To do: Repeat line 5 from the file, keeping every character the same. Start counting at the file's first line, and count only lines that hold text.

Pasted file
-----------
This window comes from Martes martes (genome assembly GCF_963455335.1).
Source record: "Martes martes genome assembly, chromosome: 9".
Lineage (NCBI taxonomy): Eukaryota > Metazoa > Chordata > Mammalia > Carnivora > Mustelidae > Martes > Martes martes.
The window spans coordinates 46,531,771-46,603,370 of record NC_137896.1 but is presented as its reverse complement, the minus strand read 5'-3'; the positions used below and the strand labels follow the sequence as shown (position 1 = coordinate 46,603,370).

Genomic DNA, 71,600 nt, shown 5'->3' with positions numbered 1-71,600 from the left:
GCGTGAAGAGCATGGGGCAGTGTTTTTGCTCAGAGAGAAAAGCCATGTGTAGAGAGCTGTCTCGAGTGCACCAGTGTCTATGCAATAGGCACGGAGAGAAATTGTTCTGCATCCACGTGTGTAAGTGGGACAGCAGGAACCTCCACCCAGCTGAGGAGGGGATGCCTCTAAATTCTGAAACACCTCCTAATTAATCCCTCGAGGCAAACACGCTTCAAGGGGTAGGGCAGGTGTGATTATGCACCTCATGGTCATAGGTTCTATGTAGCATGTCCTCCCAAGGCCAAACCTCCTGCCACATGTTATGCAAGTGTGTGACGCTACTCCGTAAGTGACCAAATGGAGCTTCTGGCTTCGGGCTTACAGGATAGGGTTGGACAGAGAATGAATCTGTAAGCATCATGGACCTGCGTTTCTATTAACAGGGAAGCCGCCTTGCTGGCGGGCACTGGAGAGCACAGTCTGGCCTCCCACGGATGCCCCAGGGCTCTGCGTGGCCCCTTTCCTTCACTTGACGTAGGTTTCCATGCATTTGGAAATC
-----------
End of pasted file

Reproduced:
Genomic DNA, 71,600 nt, shown 5'->3' with positions numbered 1-71,600 from the left: